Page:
Even though the word "death" never shows up in this poem, "Remember" is definitely a "death" poem if there ever was one. It might as well have been called "Remember me… after I'm good and dead," because that's the basic idea, concern, and preoccupation of Rossetti's sonnet. The speaker does her best to suggest that death is totally permanent—no more touching, talking, or any of that. In the end, this poem isn't really about that, but rather about different ways in which death isn't always the end.
In the end, death really can't win. Those "vestiges" the speaker describes are an example of how life finds a way to cheat death. (Face, death. Face.)
Pack your bags, gang. Death is nothing more than a journey to a new land, a transition from one place to another.
If "Remember" is a "death" poem, it is just as much the opposite as well: a "life" poem. Remember that part in Jurassic Park where Malcolm says "life… finds a way"? Yeah, that could be totally be this poem's motto, and it is through the memory that life finds a way. It is through memory that things live on, even after they're dead and gone. The other side of the coin, however, is that that remembrance can be, well, really painful. If we have fond memories of somebody who has died, we can't remember them without also facing the fact that they are no longer with us.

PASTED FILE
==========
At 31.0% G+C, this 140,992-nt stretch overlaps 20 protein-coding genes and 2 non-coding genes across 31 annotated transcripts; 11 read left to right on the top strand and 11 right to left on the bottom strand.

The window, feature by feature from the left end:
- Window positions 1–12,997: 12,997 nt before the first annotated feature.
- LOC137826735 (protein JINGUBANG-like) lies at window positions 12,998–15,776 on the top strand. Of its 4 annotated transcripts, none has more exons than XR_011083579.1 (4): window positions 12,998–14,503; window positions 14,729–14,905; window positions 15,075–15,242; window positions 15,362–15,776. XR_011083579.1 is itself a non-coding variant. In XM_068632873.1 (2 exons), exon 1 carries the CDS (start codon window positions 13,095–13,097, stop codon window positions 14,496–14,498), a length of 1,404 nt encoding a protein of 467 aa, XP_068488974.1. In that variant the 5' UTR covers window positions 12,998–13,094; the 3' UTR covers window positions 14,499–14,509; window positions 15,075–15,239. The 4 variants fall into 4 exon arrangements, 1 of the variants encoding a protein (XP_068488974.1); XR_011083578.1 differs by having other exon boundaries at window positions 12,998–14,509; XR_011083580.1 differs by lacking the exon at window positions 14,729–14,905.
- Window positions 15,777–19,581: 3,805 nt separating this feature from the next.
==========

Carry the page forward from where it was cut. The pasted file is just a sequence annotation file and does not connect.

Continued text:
Memory is so awesomely powerful that it can cheat death. The cost of that cheating, however, is intense pain; if the speaker's beloved keeps her alive in memory, after all, he will also be very sad.
Meh—sometimes it's just easier to let the past be the past, and move forward with our lives. This is the lesson the speaker learns, and accepts, by the end of the poem.
Romeo and Juliet this poem is not, but love is definitely in the air. Hand-holding, plans for the future, turning back for one last glance—yep, that sure sounds like love to us. "Remember" is definitely a poem spoken by one lover to another, and it's sort like a here's-what-I-want-you-to-do-if-I-die type thing. The speaker dearly loves the guy she addresses, so much so that, even though she wants him to remember her, she doesn't want him to suffer. This is why, at the end, she would rather he forget her, than remember her and be sad.
Love really is a kind of possession (but not necessarily of the demonic kind). Look at all the hand holding and the speaker's inability to "turn" away, for example.
True love is about sacrifice more than anything (even cutsie nicknames). The speaker of "Remember" proves her love by saying she would rather her lover be happy than remember her.